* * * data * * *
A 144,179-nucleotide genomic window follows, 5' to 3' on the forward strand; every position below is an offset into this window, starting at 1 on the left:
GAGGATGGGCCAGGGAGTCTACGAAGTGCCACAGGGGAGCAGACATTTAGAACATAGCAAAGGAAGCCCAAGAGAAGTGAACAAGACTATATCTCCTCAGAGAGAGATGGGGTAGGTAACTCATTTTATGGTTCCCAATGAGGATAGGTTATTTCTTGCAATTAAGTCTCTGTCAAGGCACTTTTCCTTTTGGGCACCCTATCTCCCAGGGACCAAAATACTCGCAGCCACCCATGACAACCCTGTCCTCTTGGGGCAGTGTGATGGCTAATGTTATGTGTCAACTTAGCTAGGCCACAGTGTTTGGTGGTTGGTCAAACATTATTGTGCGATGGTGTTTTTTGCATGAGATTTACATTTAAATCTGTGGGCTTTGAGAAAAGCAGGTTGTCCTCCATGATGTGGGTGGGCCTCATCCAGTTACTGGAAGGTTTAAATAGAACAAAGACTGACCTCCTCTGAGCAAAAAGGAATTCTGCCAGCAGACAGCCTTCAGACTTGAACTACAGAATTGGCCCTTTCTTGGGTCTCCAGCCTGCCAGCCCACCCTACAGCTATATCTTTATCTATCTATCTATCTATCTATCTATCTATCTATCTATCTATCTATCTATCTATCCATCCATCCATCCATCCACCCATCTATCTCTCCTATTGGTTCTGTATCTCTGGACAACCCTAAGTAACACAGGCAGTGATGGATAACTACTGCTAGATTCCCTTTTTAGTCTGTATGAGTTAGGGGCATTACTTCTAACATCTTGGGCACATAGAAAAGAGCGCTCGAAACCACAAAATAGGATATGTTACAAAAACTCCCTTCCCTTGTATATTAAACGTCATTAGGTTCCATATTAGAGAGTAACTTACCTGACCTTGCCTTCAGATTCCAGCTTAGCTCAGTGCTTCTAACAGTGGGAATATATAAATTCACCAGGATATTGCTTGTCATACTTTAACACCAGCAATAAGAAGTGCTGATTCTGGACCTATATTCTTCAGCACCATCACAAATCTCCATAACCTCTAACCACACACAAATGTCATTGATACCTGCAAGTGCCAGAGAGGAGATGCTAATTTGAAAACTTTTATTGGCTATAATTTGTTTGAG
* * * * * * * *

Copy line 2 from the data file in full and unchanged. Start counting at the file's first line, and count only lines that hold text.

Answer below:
GAGGATGGGCCAGGGAGTCTACGAAGTGCCACAGGGGAGCAGACATTTAGAACATAGCAAAGGAAGCCCAAGAGAAGTGAACAAGACTATATCTCCTCAGAGAGAGATGGGGTAGGTAACTCATTTTATGGTTCCCAATGAGGATAGGTTATTTCTTGCAATTAAGTCTCTGTCAAGGCACTTTTCCTTTTGGGCACCCTATCTCCCAGGGACCAAAATACTCGCAGCCACCCATGACAACCCTGTCCTCTTGGGGCAGTGTGATGGCTAATGTTATGTGTCAACTTAGCTAGGCCACAGTGTTTGGTGGTTGGTCAAACATTATTGTGCGATGGTGTTTTTTGCATGAGATTTACATTTAAATCTGTGGGCTTTGAGAAAAGCAGGTTGTCCTCCATGATGTGGGTGGGCCTCATCCAGTTACTGGAAGGTTTAAATAGAACAAAGACTGACCTCCTCTGAGCAAAAAGGAATTCTGCCAGCAGACAGCCTTCAGACTTGAACTACAGAATTGGCCCTTTCTTGGGTCTCCAGCCTGCCAGCCCACCCTACAGCTATATCTTTATCTATCTATCTATCTATCTATCTATCTATCTATCTATCTATCTATCTATCTATCCATCCATCCATCCATCCACCCATCTATCTCTCCTATTGGTTCTGTATCTCTGGACAACCCTAAGTAACACAGGCAGTGATGGATAACTACTGCTAGATTCCCTTTTTAGTCTGTATGAGTTAGGGGCATTACTTCTAACATCTTGGGCACATAGAAAAGAGCGCTCGAAACCACAAAATAGGATATGTTACAAAAACTCCCTTCCCTTGTATATTAAACGTCATTAGGTTCCATATTAGAGAGTAACTTACCTGACCTTGCCTTCAGATTCCAGCTTAGCTCAGTGCTTCTAACAGTGGGAATATATAAATTCACCAGGATATTGCTTGTCATACTTTAACACCAGCAATAAGAAGTGCTGATTCTGGACCTATATTCTTCAGCACCATCACAAATCTCCATAACCTCTAACCACACACAAATGTCATTGATACCTGCAAGTGCCAGAGAGGAGATGCTAATTTGAAAACTTTTATTGGCTATAATTTGTTTGAG